THE BLOG

5 Things I Can't Do With My Dad on Father's Day, But Wish I Could

06/09/2014 08:34 am ET | Updated Aug 09, 2014

I love being a dad, but Father's Day is a little bittersweet for me. Obviously it's great having a whole day to spend being honored as a dad -- and to get new works of art to hang on my wall at work. However, I also think about my own father and how much I miss him. He died two years ago of pancreatic cancer. The disease took him quickly, as this form of cancer generally does. He was diagnosed and passed away within two months. He wasn't a perfect man. He was human and made his share of mistakes, but as far as fathers go, I feel pretty blessed to have spent the time I did with him.

2014-05-28-dadbeaufathersdayscan.jpg

As Father's Day rolls around, I think about the memories I have of him, and the experiences we shared. I learned from his successes and mistakes, and both of these helped to form me into the dad I am today. So in honor of my dad, here are five things I wish I could do with him this Father's Day.

1. Go see a movie.
My dad was notorious for loving movies. He wasn't an art house film lover, but growing up we spent many weekends in the video rental store (remember those?) trying to pick out the best VHS tapes. He also took me to my share of theaters. My brother and I still talk about going to see some action movies that we were WAY too young to see. While the special effect explosions fade, the memories of being with dad still linger. As my dad became more and more sick, he never lost his love for movies, and I wish I could watch one more with him.

2. Hang out by the BBQ.
If you knew my dad, you know he took great pride in his skill on the BBQ. He would invite anyone and everyone over for parties, and would throw every piece of food he could on that grill. I would hang out and try to learn his secrets. As I grew older and had kids of my own, he would travel for hours to celebrate holidays at my house. I was now the one grilling the food, but he would always be by my side. He wasn't there to tell me how to cook the meat; he was there just to spend time with me. I gained my appreciation for the art of the grill from him. I would love to share one more piece of his BBQ chicken this Father's Day.

3. Read a bedtime story with him.
Some of my best bedtime memories are of my dad reading me books like The Chronicles of Narnia and A Wrinkle in Time. I would beg for just one more chapter, and more often than not he would give in. When he would visit his grandchildren, I had the pleasure of seeing him read to them before bedtime as well. I know I'm an adult, but I wouldn't object to one more bedtime story.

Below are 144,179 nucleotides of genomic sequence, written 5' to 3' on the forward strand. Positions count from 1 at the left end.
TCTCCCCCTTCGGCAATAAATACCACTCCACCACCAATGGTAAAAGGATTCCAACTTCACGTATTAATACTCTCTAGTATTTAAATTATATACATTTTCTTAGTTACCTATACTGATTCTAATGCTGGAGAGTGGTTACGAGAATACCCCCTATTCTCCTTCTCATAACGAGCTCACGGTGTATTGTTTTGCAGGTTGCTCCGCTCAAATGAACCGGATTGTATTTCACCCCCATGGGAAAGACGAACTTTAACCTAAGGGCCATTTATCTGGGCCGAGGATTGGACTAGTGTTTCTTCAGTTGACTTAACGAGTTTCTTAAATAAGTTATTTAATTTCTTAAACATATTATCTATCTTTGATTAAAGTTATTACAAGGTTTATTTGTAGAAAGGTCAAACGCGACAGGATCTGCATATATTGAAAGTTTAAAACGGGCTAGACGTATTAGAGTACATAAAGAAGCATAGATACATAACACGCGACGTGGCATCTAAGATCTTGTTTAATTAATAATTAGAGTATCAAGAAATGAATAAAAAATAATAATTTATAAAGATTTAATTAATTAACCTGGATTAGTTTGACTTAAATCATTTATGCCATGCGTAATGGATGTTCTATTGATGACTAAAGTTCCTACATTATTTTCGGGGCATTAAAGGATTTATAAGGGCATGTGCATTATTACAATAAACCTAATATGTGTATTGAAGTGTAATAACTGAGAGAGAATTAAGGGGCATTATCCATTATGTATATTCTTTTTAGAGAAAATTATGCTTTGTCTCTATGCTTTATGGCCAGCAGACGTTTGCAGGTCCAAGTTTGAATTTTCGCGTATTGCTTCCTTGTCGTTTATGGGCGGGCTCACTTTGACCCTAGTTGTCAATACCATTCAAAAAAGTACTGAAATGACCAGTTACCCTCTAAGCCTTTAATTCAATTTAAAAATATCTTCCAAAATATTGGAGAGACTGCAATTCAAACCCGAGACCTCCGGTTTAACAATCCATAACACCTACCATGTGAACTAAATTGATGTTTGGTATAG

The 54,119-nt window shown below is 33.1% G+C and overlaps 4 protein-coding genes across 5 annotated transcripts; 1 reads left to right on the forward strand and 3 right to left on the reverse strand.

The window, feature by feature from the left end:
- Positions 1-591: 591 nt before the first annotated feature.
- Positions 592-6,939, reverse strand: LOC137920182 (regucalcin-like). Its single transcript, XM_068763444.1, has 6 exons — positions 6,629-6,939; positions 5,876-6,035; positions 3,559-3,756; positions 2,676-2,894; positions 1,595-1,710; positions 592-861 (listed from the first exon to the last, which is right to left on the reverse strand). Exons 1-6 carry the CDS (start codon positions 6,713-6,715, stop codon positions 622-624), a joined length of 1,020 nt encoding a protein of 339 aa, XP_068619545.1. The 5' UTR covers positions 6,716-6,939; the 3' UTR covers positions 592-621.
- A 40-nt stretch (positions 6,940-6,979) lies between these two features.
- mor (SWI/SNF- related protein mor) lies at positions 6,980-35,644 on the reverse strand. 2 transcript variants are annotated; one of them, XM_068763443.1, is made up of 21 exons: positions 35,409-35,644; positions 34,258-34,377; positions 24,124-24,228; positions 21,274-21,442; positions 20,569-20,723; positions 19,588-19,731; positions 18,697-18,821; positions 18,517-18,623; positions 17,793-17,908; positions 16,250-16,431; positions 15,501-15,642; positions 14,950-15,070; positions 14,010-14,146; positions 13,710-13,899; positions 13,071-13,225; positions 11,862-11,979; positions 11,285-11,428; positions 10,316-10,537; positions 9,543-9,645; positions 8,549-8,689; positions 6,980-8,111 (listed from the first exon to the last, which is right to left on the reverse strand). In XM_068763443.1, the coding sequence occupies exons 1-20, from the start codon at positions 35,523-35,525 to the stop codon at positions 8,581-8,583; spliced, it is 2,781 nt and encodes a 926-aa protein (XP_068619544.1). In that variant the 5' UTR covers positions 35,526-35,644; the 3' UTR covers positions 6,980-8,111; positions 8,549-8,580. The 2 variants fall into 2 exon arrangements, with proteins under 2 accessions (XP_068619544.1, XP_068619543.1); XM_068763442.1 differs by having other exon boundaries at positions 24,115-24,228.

4. Let him steal our coffee mugs.
I have an irrational love for really nice coffee cups. I see one and have to hold myself back from buying it. My dad was notorious for coming into town and stealing our best mugs. Inevitably, at the end of every visit he would ask me to make him a cup of coffee. Somehow, he wouldn't get around to finishing it before he left, and would smuggle it out of the house, never to be seen again. A few days later I would take stock and notice the mug was gone. I would slap myself in the head and realize the great mug thief had struck again. It became a running joke in our house. I wish I could let just one more mug get stolen this Father's Day.

5. Watch him with his grandkids.
I don't care where we were, or what else was going on, when the grandkids came along they were the stars. "Grandpa Michael" would swim with them, tell dumb jokes, take them to pick vegetables in his garden or bring them ridiculously huge stuffed animals that we had no room for in our house. Even though my kids are young, they still ask about him two years later. I think they would love to listen to his really terrible jokes one more time on Father's Day. I know I would.

2014-05-28-dadkidscollage.jpg

I love thinking about my dad and what we shared. However, I know the best way to remember him is to be a great dad to my kids. As dads, we take what we learn from those who came before us, and raise our kids the best that we can. We won't be perfect, but hopefully we will love our kids with all that we are and show them what it means to be a dad.

So in honor of my dad this Father's Day, I'll spend time loving my kids. Maybe I'll read a book to them, or cook with them. Or maybe we will sit on the couch and look through some photos of grandpa and talk about when he used to steal our coffee mugs.

What will you do this Father's Day to celebrate your dad, grandpa, or men in your life who played that special role?

Originally published on LunchboxDad.com.